March 26, 2013 10:15 am
In 1951, Henrietta Lacks, a poor black mother of five living near Baltimore, died from cancer. But cells taken from her tumor lived on. The so-called HeLa cells multiplied prolifically and were sent to labs around the world, where they went on to help develop medical innovations and understanding about vaccines, cancer treatments, cloning and more.
Lacks’ story also raised significant questions about medical ethics. Lacks’ family was never informed that her cells lived on or even that a sample had been taken from her tumor. They only learned about the HeLa cells about twenty years later, by chance, and researchers used the family for HeLa studies without fully explaining what was going on.
In the story’s latest development, last week scientists published Lacks’ full genome—again, without consent of her family. Journalist Rebecca Skloot, who told the story of the HeLa cells in her best-selling book The Immortal Life of Henrietta Lacks, responds to this in an op-ed published in The New York Times:
Genetic information can be stigmatizing, and while it’s illegal for employers or health insurance providers to discriminate based on that information, this is not true for life insurance, disability coverage or long-term care.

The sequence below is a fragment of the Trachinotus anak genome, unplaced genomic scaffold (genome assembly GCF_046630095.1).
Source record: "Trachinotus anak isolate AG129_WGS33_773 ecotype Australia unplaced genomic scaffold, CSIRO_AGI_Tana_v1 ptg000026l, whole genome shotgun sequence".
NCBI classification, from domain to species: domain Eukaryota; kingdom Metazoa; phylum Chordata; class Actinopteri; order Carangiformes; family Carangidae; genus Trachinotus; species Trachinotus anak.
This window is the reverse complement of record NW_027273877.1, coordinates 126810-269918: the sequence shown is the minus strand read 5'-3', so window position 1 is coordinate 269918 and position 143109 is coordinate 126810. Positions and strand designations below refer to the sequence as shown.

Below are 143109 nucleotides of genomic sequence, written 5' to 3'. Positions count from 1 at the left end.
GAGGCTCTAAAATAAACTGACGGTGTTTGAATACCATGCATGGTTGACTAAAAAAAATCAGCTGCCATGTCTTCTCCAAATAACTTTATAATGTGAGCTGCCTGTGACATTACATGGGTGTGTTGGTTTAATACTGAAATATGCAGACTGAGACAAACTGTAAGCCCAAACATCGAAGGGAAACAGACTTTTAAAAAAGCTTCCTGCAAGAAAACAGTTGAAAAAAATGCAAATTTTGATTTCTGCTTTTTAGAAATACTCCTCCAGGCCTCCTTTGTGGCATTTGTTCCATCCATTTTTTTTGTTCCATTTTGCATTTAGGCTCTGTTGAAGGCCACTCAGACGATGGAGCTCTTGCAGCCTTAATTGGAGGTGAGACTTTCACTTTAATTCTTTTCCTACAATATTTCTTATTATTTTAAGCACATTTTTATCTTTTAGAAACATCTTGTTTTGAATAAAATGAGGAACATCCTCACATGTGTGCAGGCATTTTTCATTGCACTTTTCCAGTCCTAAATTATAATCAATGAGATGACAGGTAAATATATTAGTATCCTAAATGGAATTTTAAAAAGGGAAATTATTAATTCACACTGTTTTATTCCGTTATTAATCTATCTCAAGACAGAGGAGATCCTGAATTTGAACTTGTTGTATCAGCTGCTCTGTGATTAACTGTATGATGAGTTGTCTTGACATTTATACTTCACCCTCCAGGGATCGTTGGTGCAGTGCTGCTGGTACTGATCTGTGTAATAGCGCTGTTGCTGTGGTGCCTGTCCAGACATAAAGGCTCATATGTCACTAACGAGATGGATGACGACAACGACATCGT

Uploading a person’s genetic code onto the website SNPedia, for example, can reveal all sorts of personal information about her and her family within minutes, Skloot explains.
Scientifically speaking, that’s good news. There’s a lot of hope for using technology like this for affordable “personalized medicine.” But legally and ethically speaking, we’re not ready for it.
After hearing from the Lacks family, the European team apologized, revised the news release and quietly took the data off-line. (At least 15 people had already downloaded it.) They also pointed to other databases that had published portions of Henrietta Lacks’s genetic data (also without consent). They hope to talk with the Lacks family to determine how to handle the HeLa genome while working toward creating international standards for handling these issues.
As David Kroll points out in Forbes, legally the researchers who published the study were not required to consult with Lacks’ family. Laws requiring consent from offspring when a person or scientist choses to publish their genome do not exist.
Both Skloot and Kroll call for a reinvention of current standard procedure governing such issues, specifically one that focuses more on consent and trust.
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